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This review is taken from PN Review 65, Volume 15 Number 3, January - February 1989.

Norman MacCaig, Voice-Over, Chatto & Windus, £5.95 pb.
The poetry that comes out of old-age - for Norman MacCaig is 78 this year - often speaks at the same time, or in close view of the same experience, with a flayed vulnerability and with a sense (far less comforting this) of hardening of the palm, the ungivingness of what can be reached out for. What might, earlier on, have 'prompted' a poem now draws away into remove and a tyranny of the half-said, though the voice itself, as in Larkin's late pieces, may sound even more direct. In Voice-Over MacCaig is very clearly treading this arena:


Everything's in the distance,
as I am. I wish I could flip that distance
like a cigarette into the water.


But there are no grumbles, no postures, the words are placed 'without a tremor'. He sees men in a snowstorm: 'Are they digging on the inside / of a faulty TV screen? They make no sound / that can be heard'. Not everyone even bothers to go out in the storm, and from any armchair vantage-point the real things live inside the faulty screen, while the living viewer impersonates a muted adjunct to his own perceptions, a voice-over in fact.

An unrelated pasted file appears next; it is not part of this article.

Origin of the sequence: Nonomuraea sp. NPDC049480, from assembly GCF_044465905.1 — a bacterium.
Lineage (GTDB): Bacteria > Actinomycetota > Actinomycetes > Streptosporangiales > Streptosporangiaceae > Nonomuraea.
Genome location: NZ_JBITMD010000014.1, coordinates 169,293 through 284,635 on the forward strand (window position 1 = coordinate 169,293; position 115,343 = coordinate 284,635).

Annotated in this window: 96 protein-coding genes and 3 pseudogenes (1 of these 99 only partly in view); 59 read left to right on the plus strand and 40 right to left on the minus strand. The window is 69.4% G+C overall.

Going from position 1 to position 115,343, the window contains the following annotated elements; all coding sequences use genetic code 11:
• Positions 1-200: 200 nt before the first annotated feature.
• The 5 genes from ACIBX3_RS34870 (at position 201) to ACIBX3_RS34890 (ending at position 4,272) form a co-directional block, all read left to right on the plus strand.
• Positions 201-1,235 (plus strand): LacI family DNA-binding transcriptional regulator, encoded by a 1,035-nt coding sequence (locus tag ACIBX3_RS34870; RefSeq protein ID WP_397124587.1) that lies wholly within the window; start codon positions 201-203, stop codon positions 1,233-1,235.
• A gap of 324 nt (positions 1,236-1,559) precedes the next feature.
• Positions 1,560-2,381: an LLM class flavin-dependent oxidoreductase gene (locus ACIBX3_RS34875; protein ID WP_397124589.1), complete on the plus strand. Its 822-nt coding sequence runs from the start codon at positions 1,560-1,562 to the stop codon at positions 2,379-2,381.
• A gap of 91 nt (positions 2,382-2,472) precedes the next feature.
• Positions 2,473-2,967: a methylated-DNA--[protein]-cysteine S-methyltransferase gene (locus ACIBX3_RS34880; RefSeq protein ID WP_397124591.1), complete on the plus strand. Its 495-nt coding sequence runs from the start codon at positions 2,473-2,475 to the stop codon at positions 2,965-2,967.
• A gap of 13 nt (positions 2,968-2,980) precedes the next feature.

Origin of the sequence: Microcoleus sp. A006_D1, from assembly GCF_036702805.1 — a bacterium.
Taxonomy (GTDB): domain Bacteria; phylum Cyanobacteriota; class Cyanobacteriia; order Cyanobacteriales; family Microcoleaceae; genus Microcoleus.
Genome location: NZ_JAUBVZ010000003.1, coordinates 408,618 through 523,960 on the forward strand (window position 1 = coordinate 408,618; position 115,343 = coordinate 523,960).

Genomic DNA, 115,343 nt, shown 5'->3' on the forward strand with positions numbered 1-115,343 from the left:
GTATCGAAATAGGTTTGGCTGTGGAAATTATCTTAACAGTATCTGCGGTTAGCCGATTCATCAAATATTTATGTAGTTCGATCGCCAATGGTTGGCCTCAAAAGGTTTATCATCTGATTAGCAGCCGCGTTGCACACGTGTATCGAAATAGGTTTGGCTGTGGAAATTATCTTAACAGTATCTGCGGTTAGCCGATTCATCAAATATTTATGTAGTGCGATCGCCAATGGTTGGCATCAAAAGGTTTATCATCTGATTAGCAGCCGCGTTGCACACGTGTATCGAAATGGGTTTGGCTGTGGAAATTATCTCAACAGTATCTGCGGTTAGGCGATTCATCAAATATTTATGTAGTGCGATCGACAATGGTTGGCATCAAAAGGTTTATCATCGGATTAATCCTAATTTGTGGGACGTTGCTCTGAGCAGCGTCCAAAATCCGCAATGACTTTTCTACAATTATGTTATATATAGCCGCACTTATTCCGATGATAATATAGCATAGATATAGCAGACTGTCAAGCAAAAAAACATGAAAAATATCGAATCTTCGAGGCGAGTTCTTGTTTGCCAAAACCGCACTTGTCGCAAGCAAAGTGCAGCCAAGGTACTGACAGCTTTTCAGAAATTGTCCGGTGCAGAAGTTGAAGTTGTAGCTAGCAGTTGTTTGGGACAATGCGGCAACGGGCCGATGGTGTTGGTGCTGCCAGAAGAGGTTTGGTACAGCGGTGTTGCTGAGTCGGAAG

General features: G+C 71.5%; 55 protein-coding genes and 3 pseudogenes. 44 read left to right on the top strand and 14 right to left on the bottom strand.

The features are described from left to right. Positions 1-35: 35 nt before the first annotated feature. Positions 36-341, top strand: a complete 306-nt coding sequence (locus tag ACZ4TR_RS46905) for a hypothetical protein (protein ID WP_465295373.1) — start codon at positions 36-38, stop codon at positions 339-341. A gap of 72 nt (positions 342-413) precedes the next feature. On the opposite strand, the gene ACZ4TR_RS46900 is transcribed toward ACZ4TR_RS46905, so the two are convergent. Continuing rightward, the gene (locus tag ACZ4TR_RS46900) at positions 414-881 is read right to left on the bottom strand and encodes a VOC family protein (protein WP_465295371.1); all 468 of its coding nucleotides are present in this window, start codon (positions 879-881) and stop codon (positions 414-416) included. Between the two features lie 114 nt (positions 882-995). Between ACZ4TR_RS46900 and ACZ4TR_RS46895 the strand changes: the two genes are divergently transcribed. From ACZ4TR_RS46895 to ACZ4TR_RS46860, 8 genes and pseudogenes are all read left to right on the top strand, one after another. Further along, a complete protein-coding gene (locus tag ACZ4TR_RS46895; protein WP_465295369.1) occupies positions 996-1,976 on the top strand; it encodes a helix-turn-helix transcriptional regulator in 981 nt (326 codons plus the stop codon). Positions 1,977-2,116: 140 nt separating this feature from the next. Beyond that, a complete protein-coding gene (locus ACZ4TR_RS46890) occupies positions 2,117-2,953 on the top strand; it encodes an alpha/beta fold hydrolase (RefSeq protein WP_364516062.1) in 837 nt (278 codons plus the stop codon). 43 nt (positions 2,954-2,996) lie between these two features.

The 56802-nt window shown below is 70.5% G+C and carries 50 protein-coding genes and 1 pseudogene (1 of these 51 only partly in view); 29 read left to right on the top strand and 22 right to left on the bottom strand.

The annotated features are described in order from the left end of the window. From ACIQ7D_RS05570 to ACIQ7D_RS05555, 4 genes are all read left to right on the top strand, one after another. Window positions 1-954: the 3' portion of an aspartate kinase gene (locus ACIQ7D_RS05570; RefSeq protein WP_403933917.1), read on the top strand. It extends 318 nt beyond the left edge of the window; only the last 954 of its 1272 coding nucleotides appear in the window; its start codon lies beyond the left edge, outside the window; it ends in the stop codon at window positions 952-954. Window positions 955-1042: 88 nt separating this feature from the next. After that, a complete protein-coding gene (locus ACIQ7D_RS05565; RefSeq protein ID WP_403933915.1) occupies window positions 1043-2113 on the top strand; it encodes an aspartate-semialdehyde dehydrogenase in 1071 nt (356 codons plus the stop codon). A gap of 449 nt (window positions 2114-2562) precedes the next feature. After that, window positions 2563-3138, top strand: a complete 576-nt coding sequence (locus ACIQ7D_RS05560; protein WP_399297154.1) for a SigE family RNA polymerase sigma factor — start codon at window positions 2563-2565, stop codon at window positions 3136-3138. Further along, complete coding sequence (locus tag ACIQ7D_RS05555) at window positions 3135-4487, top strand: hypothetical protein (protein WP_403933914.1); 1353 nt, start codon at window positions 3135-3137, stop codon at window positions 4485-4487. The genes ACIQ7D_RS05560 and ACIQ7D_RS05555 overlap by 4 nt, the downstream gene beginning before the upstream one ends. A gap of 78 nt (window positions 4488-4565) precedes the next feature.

In this collection MacCaig states often and simply his uncertainty about what is really being greeted in a poem and why:


I'm a man waiting to be ambushed.
Take time off to notice me, to step ...


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